SCERF: What it is and Why You Need to Know About it


By Alicia Rowell, Vice President

SCERF. It’s short for the Skin Cancer Education and Research Foundation, but we always call it SCERF.

Admittedly, the acronym is a bit odd. The late Val Guild disliked the nickname immediately after we coined it. But despite the unappealing moniker, SCERF—one of AIM at Melanoma’s most recent initiatives—has become a tremendous resource for a community that desperately needed it.

There are more cases of skin cancer in the U.S. than all other cancers combined—over 5 million each year. But the numbers are estimates, because unlike all other cancers, non-melanoma skin cancer is not required to be documented and counted in a cancer registry.

These non-melanoma skin cancers—primarily basal cell carcinoma and squamous cell skin cancer—are often curable by cutting them out. Because millions of these cancers are cured each year, the general population tends to think of skin cancer as less serious than other cancers. And on one hand, it’s true: Since the tumors reside on the outside of the body, they’re easier to see, access, and remove if they have not spread.

But some skin cancer is disfiguring or deadly. Both basal cell carcinoma (often referred to as BCC) and squamous cell skin cancer (often referred to as SCSC or cSCC) can deeply invade the skin and cause disfigurement. And both melanoma and squamous cell skin cancer can be deadly. Readers of this article will likely be familiar with the fact that melanoma often starts in a small spot that—to most people—does not look suspicious and can spread (metastasize) quickly. Squamous cell skin cancer is less likely to spread than melanoma, but it can, and when it does it can be deadly, too. In fact, by some estimates, squamous cell skin cancer kills as many as 7,000 Americans each year—that’s approximately the same number as melanoma.

When people leave their dermatologist with a basal cell carcinoma or cutaneous squamous cell diagnosis, they often go home and look for more information on the internet. And many people over the years have come to AIM—to our website, to our Ask an Expert program, or to our symposiums—looking for information on non-melanoma skin cancer. But we couldn’t help them much, because AIM is specific to melanoma.

So one year ago, AIM launched SCERF. The SCERF website, social media, resources, etc. are modeled on AIM but they were created for patients with non-melanoma skin cancers. “What distinguishes SCERF from other non-melanoma skin cancer websites is the complete information we offer and the resources we provide,” says Samantha Guild, AIM’s president. “There are many good non-melanoma skin cancer sites out there, but most focus on prevention and early detection, which are both very important. But patients with more advanced cases need resources such as staging information, treatment descriptions, and side effect management guidance. Patients with advanced skin cancers also face other hurdles such as physician referrals and finding a specialist. There was a huge unmet need for information and resources for these patients, caregivers, and families. SCERF meets that need.”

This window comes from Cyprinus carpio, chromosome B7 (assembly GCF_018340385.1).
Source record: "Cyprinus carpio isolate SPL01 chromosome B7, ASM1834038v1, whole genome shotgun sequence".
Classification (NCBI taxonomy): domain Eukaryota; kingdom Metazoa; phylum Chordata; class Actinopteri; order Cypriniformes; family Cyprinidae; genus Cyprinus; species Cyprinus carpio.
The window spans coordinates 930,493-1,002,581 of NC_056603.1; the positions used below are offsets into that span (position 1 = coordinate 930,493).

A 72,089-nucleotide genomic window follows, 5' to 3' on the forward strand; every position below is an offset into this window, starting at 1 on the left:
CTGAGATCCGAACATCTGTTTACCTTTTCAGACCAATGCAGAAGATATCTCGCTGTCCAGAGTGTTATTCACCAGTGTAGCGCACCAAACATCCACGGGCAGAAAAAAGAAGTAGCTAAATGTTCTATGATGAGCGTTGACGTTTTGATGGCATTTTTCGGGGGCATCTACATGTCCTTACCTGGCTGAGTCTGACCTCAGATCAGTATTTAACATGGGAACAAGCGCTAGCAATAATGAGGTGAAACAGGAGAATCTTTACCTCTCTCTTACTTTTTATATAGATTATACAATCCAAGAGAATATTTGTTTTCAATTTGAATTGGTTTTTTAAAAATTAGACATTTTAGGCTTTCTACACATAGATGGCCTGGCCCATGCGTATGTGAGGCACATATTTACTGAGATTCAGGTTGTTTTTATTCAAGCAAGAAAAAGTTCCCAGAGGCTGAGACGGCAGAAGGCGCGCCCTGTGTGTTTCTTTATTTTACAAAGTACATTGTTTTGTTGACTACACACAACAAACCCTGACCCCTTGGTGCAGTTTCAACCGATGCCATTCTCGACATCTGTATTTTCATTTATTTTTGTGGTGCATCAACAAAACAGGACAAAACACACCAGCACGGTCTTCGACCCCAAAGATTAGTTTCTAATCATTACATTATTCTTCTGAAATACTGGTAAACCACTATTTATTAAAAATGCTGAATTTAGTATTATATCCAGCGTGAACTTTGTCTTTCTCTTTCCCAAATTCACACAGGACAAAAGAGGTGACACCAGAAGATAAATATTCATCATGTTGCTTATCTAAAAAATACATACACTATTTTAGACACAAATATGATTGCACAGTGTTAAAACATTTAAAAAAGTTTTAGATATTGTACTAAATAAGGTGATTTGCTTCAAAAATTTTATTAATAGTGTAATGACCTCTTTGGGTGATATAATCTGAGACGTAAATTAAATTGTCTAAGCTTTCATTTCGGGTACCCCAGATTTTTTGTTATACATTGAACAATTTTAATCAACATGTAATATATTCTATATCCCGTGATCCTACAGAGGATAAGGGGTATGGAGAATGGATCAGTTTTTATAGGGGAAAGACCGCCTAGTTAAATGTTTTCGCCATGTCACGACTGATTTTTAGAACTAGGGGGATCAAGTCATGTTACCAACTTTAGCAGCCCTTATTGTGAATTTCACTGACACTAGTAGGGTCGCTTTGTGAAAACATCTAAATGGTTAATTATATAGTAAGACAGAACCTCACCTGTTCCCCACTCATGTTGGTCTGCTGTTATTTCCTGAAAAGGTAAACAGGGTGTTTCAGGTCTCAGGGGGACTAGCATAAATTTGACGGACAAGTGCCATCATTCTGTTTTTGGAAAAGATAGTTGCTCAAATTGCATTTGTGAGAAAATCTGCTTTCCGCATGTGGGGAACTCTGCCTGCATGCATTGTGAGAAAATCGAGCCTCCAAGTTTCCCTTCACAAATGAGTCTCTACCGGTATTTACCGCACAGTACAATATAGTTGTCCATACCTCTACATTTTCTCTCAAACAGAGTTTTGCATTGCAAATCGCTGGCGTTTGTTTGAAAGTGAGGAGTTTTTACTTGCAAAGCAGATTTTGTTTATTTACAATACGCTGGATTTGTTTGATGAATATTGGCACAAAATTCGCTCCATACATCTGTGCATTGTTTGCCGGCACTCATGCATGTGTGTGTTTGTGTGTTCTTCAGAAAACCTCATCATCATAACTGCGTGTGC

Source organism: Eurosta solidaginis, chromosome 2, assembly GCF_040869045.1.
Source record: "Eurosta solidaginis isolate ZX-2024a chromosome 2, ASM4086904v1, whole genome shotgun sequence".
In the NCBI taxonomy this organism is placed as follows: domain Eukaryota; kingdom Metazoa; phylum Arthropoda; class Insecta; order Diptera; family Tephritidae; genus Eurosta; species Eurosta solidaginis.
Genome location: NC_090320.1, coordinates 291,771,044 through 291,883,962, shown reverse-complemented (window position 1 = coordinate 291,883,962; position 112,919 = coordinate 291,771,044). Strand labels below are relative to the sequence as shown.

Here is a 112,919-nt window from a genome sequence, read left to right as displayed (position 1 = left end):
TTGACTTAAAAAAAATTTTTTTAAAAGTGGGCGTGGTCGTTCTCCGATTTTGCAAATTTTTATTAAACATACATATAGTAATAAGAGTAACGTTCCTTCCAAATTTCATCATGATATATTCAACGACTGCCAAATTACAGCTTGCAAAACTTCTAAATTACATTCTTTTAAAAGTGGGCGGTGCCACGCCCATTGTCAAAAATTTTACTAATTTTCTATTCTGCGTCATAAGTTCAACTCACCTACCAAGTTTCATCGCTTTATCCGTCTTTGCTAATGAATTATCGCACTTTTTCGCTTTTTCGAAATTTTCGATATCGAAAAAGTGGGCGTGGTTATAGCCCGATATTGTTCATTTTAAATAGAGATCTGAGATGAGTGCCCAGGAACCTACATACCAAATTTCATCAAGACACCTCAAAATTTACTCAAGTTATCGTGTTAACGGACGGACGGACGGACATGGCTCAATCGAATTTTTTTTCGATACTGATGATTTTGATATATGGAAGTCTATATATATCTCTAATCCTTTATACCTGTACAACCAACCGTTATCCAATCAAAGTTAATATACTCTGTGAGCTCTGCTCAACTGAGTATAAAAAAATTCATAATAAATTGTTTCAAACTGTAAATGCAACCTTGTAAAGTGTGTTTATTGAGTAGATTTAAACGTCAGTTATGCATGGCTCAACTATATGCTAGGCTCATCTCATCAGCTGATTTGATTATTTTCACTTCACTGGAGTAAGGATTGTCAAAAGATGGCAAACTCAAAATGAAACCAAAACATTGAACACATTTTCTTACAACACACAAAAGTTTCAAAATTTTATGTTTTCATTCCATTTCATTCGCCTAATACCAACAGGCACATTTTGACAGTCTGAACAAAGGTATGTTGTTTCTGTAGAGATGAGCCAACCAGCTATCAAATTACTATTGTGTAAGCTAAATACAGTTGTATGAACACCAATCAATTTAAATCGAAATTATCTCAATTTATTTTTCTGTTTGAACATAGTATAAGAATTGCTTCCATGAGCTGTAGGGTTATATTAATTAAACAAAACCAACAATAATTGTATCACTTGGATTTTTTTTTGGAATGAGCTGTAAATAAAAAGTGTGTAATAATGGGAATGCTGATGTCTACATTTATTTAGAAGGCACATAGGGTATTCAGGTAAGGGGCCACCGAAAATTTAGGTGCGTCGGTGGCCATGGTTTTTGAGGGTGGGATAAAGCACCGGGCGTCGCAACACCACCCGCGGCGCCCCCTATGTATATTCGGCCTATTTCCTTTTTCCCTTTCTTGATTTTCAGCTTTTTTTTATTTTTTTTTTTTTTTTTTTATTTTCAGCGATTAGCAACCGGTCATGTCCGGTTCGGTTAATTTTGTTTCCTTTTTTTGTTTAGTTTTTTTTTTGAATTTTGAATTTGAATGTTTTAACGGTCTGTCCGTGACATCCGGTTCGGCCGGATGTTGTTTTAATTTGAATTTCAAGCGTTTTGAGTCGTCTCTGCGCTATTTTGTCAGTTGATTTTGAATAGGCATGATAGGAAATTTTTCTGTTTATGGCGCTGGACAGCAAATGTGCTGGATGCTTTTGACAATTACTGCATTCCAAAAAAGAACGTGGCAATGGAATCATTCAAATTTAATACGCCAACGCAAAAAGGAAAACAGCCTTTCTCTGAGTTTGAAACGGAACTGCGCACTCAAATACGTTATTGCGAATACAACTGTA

The feedback on the website has been great. The site was designed to be practical but to have depth. One goal is to have everyone—those with skin cancer and those who are looking to prevent it—leave the site understanding things like risk factors and prevention measures. But we also want patients with basal cell carcinoma and squamous cell skin cancer to leave the site with a greater understanding of their non-melanoma skin cancer diagnosis, prognosis, and treatment options.

Since the website launch, the number of people who have visited is gratifying: There were 18,000 unique views in just the last 100 days. Each month the number of visitors has increased, and importantly, each month the time spent on the site has increased. “That tells us that the content is relevant for the community and also affirms that there was an unmet need in the community,” says Guild.


Future goals for the site include adding more resources—specifically those types of resources that are most viewed on the AIM site. These include videos, webinars, printable side effect management sheets, and survivor stories. Another important goal is to build a community of patients and survivors.

“We’ve been working hard to build a community,” says Guild. “Raising awareness of this disease and bringing people together helps to educate everyone. It’s a call to action to recognize the seriousness of these skin cancers.” Melanoma patients say that it’s both comforting and educational to join a community of other patients. Non-melanoma skin cancer patients need a community, too.

Another future goal is the consideration of adding Merkel cell carcinoma to the site. It’s another very serious non-melanoma skin cancer, and those patients need information and resources, too.

Finally, just as with AIM, the SCERF information will in the future be available in multiple languages and acculturated for use in other countries. Like melanoma, these skin cancers are global diseases, and SCERF will help educate U.S. patients as well as others around the globe.

If you haven’t visited SCERF, please click HERE to see this new site. We hope you pass on the information to anyone you know with basal cell carcinoma or squamous cell skin cancer. Also, be sure to check out this SCERF webinar: